Vincent, Vinnie (Invasion) - 1988 All Systems Go

ExplorerExplorer England
edited October 2020 in year-1988

ARTIST: Vincent, Vinnie (Invasion)
ALBUM: All Systems Go
LABEL: Chrysalis
YEAR: 1988
LINEUP: Vinnie Vincent - guitar, backing vocals * Mark Slaughter - lead vocals * Dana Strum - bass, backing vocals * Bobby Rock - drums

TRACK LISTING: 01 Ashes To Ashes * 02 Dirty Rhythm * 03 Love Kills * 04 Naughty Naughty * 05 Burn * 06 Star Spangled Banner/Let Freedom Rock * 07 That Time Of Year * 08 Heavy Pettin' * 09 Ecstasy * 10 Deeper And Deeper * 11 Breakout * 12 The Meltdown * 13 Ya Know-I'm Pretty Shot



Coming off the back of only middling success of the debut VVI album, this record saw Robert Fleischman replaced with newcomer Mark Slaughter who, unfortunately (for me anyway) had an even more extravagant vocal style than his predecessor.

Stratospheric screeching vocals were very much in vogue back then, but now? well truly horrible.

After this release and subsequent tour the band imploded spectacularly, with Slaughter and Strum going off to find success with the band Slaughter and drummer Rock finding gainful employment with Nelson.

As for Vincent, it's all been very well documented about promised box sets etc, his subsequent disappearance from the public eye and the many rumours surrounding him and his whereabouts.

The Songs

I must admit I did break out both VVI albums on the back of his much heralded return into the public arena recently. I did, even at the time of release, in truth find them both a fairly difficult listen, but this follow up is definitely the more palatable out of the two.

Songs such as 'Ashes To Ashes', 'Love Kills' and 'Ecstasy' are all fine tunes but the real crime here is that these songs and most of the others as well for that matter are just completely lost with the painfully screeching vocals of Slaughter, and the song writing which at times brilliant as it is, is I think overshadowed by this aspect.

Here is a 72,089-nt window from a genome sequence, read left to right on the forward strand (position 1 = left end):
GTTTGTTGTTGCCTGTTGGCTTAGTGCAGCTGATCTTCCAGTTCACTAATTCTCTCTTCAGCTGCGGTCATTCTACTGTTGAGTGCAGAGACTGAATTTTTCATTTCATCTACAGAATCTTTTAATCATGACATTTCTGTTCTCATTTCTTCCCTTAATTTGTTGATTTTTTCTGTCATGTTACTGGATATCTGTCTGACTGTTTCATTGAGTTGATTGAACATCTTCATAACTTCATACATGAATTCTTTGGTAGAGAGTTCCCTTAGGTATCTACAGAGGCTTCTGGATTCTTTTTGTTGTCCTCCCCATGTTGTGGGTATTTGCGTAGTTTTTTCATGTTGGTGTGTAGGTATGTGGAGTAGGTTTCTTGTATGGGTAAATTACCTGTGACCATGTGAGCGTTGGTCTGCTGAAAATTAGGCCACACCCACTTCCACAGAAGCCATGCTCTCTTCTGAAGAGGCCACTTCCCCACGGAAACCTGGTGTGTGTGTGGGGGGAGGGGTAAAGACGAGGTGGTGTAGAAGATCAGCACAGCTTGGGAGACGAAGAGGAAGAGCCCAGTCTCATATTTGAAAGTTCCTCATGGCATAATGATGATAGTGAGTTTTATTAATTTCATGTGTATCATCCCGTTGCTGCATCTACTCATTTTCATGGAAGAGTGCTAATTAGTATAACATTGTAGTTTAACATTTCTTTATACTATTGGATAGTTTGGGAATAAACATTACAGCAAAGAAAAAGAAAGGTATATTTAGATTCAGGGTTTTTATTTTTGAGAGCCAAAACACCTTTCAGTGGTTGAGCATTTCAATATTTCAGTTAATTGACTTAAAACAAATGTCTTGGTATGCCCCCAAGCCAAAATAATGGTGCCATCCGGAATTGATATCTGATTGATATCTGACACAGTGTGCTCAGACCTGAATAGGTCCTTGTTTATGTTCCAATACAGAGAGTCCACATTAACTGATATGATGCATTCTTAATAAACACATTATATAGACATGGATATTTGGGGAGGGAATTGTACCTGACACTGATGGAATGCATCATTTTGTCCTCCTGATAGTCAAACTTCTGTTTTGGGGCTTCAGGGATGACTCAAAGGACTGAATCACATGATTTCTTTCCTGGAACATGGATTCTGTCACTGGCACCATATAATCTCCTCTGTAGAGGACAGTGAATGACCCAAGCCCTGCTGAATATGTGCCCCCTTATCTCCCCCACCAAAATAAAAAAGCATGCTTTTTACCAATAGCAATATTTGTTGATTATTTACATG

Yes on occasions the guitar playing does go into overdrive which was par for the course back then, but it is generally kept in check. Vinnie was/is a gifted songwriter of that there is no doubt, but both VVI albums are to these ears at least ruined by the vocal approach.

I could never quite understand why Vinnie himself didn't handle the vocals as he's a really good singer too. I make reference to the Warrior demo's to hear what he can do.

By the time I was coming to the end of this album the vocals were really starting to make me wince! And the final coupling of 'The Meltdown' and 'Ya Know-I'm Pretty Shot' were just pointless filler anyway.

In Summary

A decent enough album that suffered badly from the wrong vocal style I reckon, but that's just my personal opinion, and I know the two VVI albums are regarded (by some) as classics of the genre.

It could be argued that albums such as this paved the way for Grunge some years later in some perverse way, as the market was I believe starting to tire of this type of thing, and the perceived excesses in terms of either the look, the vocals and/or the guitar playing was all a little too much to bear for some.

After all these years and listening to this and the debut again, I'm still struck by the talent that Mr Vincent obviously had in spades, but whether it was poor career choices, ego's not being checked who knows?

His subsequent disappearance from the scene for what was knocking on 20 years has been a loss. I for one am glad to see him back and in very good spirits it would seem. I look forward to see what he has to offer, (if anything) music wise.


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    A very decent record I like the vocals
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    I like the vocals and this album in general but I prefer the brazenness of the debut.

    By all accounts VV is simply impossible to work with and any interview I heard with him leaves me wondering exactly what reality he's in.
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